Time: 10.5h. Up: 1580m. Down: 1940m.
Distance: 21km. Difficulty: medium.

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Stage 16: Schröcken (1269m) to Buchboden (910m)

Click and drag on map above to see area around trail. Click here for large zoomable map.

If you feel like a challenge, then today's hike is for you (and if you don't, that's ok, because there is a shorter but still honorable alternative). With two significant passes to cross, this is the toughest day on the H2H... at least in terms of hiking time and total altitude gained and lost. But since the two following stages down the charming Grosses Walsertal are short and easy, why conserve energy?

In case you are interested, the name "Walser" comes from the Valais (or Wallis) region in Switzerland and reflects the settlement of this area by a Germanic people from Valais in the 14th Century. The high valleys of the Alps used to be very thinly populated, but the Walser developed techniques of farming and animal husbandry that allowed them to survive in larger numbers where others could not. As a result they were invited by the rulers of several Alpine regions to come and settle in valleys that were particularly difficult to farm, of which this is one. In a way, therefore, the Walser are the less well-known Alpine equivalent of the Siebenbürger Sachsen in Romania, who were also invited to resettle (from Germany to Transylvania), although in their case it was more for their military prowess than their farming skills....

By the way, I'll be making observations such as the one above about the Walser more and more frequently in the stages to come. I find that I can only write about the beauty of this view, or the challenge of that mountain, a limited number of times before I get bored... an experience which I expect will be mirrored while hiking the H2H. Therefore if there is something interesting to note about the area of a stage (and there always is) then I'll try to let you know about it. After all, the more you know about where you are hiking, the more you'll enjoy the hike itself.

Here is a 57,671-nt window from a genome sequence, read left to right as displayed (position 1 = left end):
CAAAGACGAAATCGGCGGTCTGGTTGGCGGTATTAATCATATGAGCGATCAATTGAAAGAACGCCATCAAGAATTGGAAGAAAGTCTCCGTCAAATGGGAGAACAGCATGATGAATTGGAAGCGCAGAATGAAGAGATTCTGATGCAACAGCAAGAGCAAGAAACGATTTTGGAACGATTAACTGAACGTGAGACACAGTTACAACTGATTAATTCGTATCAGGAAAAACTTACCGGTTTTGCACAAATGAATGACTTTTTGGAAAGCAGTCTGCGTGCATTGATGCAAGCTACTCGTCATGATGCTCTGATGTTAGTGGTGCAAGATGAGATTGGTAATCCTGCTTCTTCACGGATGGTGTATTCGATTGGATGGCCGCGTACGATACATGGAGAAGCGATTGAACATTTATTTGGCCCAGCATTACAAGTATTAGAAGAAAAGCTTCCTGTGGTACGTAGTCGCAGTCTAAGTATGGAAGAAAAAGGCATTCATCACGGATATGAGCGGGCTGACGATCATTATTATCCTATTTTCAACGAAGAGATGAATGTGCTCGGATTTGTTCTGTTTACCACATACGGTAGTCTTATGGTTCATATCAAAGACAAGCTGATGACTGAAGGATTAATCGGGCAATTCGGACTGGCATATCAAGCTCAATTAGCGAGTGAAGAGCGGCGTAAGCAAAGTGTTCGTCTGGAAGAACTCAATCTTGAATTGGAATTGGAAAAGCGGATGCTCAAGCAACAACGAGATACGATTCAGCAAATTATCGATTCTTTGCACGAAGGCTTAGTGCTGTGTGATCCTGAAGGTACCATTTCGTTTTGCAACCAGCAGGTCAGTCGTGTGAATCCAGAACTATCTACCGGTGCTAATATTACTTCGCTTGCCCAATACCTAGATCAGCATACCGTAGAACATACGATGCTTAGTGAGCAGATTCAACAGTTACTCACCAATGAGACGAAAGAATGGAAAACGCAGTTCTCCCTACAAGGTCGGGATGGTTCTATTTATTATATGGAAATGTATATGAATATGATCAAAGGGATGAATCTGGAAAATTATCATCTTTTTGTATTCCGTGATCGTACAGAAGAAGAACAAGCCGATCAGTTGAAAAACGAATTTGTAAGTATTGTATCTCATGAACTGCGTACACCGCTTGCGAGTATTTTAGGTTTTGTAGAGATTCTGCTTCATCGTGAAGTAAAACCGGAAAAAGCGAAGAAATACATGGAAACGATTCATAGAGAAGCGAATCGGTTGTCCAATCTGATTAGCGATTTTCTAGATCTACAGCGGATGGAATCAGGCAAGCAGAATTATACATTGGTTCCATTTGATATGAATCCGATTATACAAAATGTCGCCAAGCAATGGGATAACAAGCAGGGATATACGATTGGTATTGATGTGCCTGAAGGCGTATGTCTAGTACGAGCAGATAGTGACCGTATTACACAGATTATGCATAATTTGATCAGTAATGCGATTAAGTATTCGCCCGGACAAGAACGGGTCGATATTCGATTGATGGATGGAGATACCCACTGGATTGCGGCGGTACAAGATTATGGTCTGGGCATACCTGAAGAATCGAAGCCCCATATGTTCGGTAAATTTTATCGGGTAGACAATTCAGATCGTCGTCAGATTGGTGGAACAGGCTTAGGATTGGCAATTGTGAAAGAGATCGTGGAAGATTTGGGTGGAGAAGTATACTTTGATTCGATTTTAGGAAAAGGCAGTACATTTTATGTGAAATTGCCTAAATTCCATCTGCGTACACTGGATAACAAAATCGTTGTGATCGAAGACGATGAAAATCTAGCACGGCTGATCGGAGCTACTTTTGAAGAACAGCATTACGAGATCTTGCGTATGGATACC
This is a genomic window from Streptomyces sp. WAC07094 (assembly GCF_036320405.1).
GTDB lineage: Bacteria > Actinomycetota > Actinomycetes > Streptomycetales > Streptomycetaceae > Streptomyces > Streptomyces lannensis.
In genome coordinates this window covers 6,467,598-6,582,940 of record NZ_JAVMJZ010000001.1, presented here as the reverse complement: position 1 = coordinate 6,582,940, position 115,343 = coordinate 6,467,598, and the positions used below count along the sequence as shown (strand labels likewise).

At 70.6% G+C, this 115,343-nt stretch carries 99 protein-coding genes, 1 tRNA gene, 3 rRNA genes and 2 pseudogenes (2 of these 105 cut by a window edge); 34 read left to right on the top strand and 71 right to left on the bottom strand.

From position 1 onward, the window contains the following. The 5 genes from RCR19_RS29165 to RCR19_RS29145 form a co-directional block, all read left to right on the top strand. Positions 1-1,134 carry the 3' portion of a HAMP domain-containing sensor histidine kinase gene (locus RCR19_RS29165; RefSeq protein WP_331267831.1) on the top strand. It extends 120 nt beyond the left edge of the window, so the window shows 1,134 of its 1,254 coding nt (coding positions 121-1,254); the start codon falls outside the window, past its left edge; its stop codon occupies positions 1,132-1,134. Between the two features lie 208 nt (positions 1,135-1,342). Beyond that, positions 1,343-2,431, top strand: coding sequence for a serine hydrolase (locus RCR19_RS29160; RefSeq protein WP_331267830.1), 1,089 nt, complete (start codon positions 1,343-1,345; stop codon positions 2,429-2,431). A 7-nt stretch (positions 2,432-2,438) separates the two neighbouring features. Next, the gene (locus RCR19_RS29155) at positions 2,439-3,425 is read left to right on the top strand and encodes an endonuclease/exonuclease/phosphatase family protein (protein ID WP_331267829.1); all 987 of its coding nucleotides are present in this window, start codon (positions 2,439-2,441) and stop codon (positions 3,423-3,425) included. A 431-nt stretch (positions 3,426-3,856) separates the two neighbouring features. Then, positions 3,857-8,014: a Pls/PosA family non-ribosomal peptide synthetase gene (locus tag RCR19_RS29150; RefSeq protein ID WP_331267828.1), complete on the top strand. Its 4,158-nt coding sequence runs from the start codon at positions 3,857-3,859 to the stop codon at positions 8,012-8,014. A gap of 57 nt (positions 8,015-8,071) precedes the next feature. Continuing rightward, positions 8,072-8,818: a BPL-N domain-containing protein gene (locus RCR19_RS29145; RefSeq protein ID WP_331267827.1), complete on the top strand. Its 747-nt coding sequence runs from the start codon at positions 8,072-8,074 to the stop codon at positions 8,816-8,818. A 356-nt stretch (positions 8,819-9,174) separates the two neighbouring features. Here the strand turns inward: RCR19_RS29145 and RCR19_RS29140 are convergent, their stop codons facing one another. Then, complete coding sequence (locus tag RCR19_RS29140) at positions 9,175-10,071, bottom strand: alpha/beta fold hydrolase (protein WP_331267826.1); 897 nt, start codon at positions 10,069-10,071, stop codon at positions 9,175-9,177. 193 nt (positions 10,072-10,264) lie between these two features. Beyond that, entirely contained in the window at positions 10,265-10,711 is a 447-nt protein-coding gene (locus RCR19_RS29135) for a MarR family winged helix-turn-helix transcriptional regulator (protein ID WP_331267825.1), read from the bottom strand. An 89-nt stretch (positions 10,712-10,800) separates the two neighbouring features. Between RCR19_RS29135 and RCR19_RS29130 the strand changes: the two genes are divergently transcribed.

Head south from Schröcken along the Bregenzerach then climb to the Braunarlfürggele / Hochbergsattel (2145m). On the far side of the pass descend to the upper end of the valley road at the Alpschellaalpe (1400m) before climbing again to the second pass: Mutterwangjoch (2025m). From there it is all downhill to Buchboden.

Alternatives: if the weather is bad, or you are either too sensible or too tired for the challenge above, then you should follow the Via Alpina: go west from Schröcken via Unterboden (1158m), then climb up to the Biberacher Hütte just beyond the Schadonapaß (1846m), a good place for lunch, before descending via the Ischgarneialpe (1518m) to Buchboden (total for this route is 6h, 14km, +800m, -1150m). An intermediate alternative that will take about 8 hours is to do the first pass (Hochbergsattel) and then to descend via the Biberacher Hütte.
Map: K-32 Bludenz.

The House to House blog... stage 16.

<A couple of representative photos from this stage will be added here after the hike>
In the meantime, click here to go to all of the H2H photos on Flickr.

GPS Track
<To be added during or after hike>

Room and Board Options
Lunch: picnic, unless you are taking the shorter route, in which case you can have lunch at the Biberacher Hütte.
Dinner and overnight: there are only a few places at which to stay in Buchboden, but if they are full you can walk another hour west to the village of Sonntag where there are several other options (for a list of the possibilities in both places, see here).

Getting There and Back
Schröcken: this is not an easy place to get to or back from. There are buses, but they are infrequent and take a couple of hours to get here from anywhere with a railway station (for bus and train schedule information, see the ÖBB).
Buchboden: walk a couple of kilometers down the road to Sonntag, from where you can catch one of the fairly infrequent buses to Nenzing, which has a railway station.
ViaMichelin Road Map and Driving Directions: centered on Schröcken, centered on Buchboden.

Background Information and Links
Grosses Walsertal UNESCO biosphere park.

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